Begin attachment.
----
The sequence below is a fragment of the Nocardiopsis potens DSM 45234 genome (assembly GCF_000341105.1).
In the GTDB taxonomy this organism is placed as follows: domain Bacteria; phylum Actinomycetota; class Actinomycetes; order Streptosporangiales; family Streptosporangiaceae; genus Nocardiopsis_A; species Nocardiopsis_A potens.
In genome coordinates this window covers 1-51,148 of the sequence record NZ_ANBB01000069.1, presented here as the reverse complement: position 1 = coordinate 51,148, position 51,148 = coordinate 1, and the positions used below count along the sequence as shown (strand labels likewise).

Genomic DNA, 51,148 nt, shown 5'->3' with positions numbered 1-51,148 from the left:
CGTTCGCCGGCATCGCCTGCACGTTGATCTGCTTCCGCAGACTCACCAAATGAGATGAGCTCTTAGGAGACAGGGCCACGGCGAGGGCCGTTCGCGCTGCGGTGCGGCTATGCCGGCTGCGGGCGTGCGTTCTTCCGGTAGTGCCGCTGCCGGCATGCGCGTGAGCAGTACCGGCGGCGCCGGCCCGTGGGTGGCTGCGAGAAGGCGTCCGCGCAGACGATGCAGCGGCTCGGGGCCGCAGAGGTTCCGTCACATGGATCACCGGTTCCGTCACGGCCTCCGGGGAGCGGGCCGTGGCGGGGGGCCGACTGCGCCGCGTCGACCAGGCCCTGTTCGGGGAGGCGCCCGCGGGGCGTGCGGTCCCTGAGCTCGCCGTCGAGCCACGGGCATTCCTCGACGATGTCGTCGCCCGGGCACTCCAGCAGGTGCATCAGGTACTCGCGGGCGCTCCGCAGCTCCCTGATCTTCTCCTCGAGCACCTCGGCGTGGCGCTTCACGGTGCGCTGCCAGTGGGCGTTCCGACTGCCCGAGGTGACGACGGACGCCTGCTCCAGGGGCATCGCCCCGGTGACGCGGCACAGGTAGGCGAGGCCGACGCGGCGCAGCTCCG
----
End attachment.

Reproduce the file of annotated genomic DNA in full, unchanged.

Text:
The sequence below is a fragment of the Nocardiopsis potens DSM 45234 genome (assembly GCF_000341105.1).
In the GTDB taxonomy this organism is placed as follows: domain Bacteria; phylum Actinomycetota; class Actinomycetes; order Streptosporangiales; family Streptosporangiaceae; genus Nocardiopsis_A; species Nocardiopsis_A potens.
In genome coordinates this window covers 1-51,148 of the sequence record NZ_ANBB01000069.1, presented here as the reverse complement: position 1 = coordinate 51,148, position 51,148 = coordinate 1, and the positions used below count along the sequence as shown (strand labels likewise).

Genomic DNA, 51,148 nt, shown 5'->3' with positions numbered 1-51,148 from the left:
CGTTCGCCGGCATCGCCTGCACGTTGATCTGCTTCCGCAGACTCACCAAATGAGATGAGCTCTTAGGAGACAGGGCCACGGCGAGGGCCGTTCGCGCTGCGGTGCGGCTATGCCGGCTGCGGGCGTGCGTTCTTCCGGTAGTGCCGCTGCCGGCATGCGCGTGAGCAGTACCGGCGGCGCCGGCCCGTGGGTGGCTGCGAGAAGGCGTCCGCGCAGACGATGCAGCGGCTCGGGGCCGCAGAGGTTCCGTCACATGGATCACCGGTTCCGTCACGGCCTCCGGGGAGCGGGCCGTGGCGGGGGGCCGACTGCGCCGCGTCGACCAGGCCCTGTTCGGGGAGGCGCCCGCGGGGCGTGCGGTCCCTGAGCTCGCCGTCGAGCCACGGGCATTCCTCGACGATGTCGTCGCCCGGGCACTCCAGCAGGTGCATCAGGTACTCGCGGGCGCTCCGCAGCTCCCTGATCTTCTCCTCGAGCACCTCGGCGTGGCGCTTCACGGTGCGCTGCCAGTGGGCGTTCCGACTGCCCGAGGTGACGACGGACGCCTGCTCCAGGGGCATCGCCCCGGTGACGCGGCACAGGTAGGCGAGGCCGACGCGGCGCAGCTCCG